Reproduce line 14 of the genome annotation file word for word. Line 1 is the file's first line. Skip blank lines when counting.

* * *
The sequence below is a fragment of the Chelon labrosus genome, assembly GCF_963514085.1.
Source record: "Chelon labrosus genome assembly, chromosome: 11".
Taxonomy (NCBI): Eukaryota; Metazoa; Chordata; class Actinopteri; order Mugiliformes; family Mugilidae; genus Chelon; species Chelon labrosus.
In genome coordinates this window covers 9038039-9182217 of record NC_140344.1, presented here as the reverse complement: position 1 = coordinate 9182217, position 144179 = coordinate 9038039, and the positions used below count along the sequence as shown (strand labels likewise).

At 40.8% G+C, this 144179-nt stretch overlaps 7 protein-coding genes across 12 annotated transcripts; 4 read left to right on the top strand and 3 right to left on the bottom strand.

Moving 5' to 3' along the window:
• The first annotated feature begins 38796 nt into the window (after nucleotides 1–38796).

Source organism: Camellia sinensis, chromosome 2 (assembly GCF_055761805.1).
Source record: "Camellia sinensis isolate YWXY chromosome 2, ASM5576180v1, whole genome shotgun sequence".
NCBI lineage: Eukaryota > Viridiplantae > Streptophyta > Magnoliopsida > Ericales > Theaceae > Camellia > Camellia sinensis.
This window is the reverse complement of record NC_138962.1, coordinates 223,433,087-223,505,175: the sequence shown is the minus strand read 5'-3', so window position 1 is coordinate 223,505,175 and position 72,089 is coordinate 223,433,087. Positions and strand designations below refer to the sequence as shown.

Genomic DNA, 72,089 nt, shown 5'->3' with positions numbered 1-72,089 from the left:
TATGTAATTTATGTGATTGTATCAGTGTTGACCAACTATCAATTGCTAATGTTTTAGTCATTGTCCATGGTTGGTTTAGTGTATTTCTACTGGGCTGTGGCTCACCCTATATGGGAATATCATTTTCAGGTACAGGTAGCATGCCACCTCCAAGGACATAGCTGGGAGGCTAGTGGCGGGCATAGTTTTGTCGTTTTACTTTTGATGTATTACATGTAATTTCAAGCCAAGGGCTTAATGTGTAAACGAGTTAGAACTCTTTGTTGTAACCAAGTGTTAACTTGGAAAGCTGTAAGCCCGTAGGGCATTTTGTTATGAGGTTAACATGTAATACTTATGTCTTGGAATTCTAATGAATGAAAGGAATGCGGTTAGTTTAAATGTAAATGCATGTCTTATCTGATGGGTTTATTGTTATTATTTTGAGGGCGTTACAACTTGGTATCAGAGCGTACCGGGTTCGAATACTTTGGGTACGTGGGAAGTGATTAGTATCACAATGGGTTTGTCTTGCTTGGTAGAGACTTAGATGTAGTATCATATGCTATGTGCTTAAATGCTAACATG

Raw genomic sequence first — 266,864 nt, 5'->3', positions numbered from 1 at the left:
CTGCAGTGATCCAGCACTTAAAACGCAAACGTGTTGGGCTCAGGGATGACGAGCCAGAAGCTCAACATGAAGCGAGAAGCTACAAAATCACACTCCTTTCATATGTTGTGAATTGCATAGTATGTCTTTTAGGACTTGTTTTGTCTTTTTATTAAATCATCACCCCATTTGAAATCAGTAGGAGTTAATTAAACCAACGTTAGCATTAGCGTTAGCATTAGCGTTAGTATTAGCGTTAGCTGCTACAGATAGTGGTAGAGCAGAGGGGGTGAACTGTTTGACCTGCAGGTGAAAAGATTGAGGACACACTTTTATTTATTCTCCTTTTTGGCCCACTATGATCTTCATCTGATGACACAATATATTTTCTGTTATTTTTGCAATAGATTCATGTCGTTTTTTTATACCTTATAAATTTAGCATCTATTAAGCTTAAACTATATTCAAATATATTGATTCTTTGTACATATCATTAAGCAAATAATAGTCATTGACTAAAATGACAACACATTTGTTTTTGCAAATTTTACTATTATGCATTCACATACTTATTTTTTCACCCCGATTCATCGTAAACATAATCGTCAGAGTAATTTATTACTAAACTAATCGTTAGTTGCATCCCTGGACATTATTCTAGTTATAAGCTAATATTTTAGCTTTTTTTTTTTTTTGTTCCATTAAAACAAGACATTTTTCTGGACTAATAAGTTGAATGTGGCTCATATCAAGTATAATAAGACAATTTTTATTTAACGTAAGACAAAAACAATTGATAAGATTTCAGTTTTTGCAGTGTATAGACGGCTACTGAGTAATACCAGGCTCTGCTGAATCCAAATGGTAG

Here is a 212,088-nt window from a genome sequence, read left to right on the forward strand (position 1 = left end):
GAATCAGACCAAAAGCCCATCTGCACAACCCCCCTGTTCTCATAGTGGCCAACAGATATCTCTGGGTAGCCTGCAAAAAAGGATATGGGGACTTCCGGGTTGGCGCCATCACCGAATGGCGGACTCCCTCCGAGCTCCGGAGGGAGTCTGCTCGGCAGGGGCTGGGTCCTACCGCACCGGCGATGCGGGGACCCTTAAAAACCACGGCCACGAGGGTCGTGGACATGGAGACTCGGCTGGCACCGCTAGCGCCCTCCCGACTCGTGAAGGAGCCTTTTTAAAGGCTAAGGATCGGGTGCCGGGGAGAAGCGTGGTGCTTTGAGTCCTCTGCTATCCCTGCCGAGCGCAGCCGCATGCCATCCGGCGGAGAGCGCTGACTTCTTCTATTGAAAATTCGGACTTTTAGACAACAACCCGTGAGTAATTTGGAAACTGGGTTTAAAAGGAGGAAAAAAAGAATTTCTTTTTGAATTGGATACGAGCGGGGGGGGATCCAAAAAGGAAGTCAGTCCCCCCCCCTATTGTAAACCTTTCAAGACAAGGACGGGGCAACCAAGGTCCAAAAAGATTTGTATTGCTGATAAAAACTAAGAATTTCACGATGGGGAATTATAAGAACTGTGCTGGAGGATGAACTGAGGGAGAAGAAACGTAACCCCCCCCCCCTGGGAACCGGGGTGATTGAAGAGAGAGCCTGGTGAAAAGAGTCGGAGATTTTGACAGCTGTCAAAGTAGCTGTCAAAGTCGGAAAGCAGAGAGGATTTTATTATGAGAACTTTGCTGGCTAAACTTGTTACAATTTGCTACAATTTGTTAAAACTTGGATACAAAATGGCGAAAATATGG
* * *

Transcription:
Raw genomic sequence first — 266,864 nt, 5'->3', positions numbered from 1 at the left: